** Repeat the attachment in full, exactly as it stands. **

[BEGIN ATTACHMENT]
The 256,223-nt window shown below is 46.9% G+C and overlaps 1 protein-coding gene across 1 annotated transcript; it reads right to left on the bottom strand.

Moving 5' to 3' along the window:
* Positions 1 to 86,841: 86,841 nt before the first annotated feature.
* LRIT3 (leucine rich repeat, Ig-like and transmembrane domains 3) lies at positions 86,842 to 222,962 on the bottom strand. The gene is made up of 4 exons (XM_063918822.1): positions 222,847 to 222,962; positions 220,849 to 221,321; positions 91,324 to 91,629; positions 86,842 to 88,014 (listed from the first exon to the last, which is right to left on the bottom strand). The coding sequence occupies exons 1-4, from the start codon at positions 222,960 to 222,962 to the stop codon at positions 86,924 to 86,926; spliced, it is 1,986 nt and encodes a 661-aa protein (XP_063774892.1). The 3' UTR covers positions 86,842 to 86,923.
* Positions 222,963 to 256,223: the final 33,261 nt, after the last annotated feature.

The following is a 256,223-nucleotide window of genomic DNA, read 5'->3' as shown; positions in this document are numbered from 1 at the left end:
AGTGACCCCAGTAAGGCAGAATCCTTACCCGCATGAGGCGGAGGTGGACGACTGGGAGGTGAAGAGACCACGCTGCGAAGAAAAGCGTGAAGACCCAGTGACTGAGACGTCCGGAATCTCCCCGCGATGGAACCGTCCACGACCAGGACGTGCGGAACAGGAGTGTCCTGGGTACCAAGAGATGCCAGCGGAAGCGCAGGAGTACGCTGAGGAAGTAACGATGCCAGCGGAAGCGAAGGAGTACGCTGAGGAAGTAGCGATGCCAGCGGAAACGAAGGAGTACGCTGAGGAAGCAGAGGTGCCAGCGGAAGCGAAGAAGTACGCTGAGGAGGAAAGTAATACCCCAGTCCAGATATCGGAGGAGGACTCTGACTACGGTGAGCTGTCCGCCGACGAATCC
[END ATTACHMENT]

The 256,223-nt window shown below is 46.9% G+C and overlaps 1 protein-coding gene across 1 annotated transcript; it reads right to left on the bottom strand.

Moving 5' to 3' along the window:
* Positions 1 to 86,841: 86,841 nt before the first annotated feature.
* LRIT3 (leucine rich repeat, Ig-like and transmembrane domains 3) lies at positions 86,842 to 222,962 on the bottom strand. The gene is made up of 4 exons (XM_063918822.1): positions 222,847 to 222,962; positions 220,849 to 221,321; positions 91,324 to 91,629; positions 86,842 to 88,014 (listed from the first exon to the last, which is right to left on the bottom strand). The coding sequence occupies exons 1-4, from the start codon at positions 222,960 to 222,962 to the stop codon at positions 86,924 to 86,926; spliced, it is 1,986 nt and encodes a 661-aa protein (XP_063774892.1). The 3' UTR covers positions 86,842 to 86,923.
* Positions 222,963 to 256,223: the final 33,261 nt, after the last annotated feature.

The following is a 256,223-nucleotide window of genomic DNA, read 5'->3' as shown; positions in this document are numbered from 1 at the left end:
AGTGACCCCAGTAAGGCAGAATCCTTACCCGCATGAGGCGGAGGTGGACGACTGGGAGGTGAAGAGACCACGCTGCGAAGAAAAGCGTGAAGACCCAGTGACTGAGACGTCCGGAATCTCCCCGCGATGGAACCGTCCACGACCAGGACGTGCGGAACAGGAGTGTCCTGGGTACCAAGAGATGCCAGCGGAAGCGCAGGAGTACGCTGAGGAAGTAACGATGCCAGCGGAAGCGAAGGAGTACGCTGAGGAAGTAGCGATGCCAGCGGAAACGAAGGAGTACGCTGAGGAAGCAGAGGTGCCAGCGGAAGCGAAGAAGTACGCTGAGGAGGAAAGTAATACCCCAGTCCAGATATCGGAGGAGGACTCTGACTACGGTGAGCTGTCCGCCGACGAATCC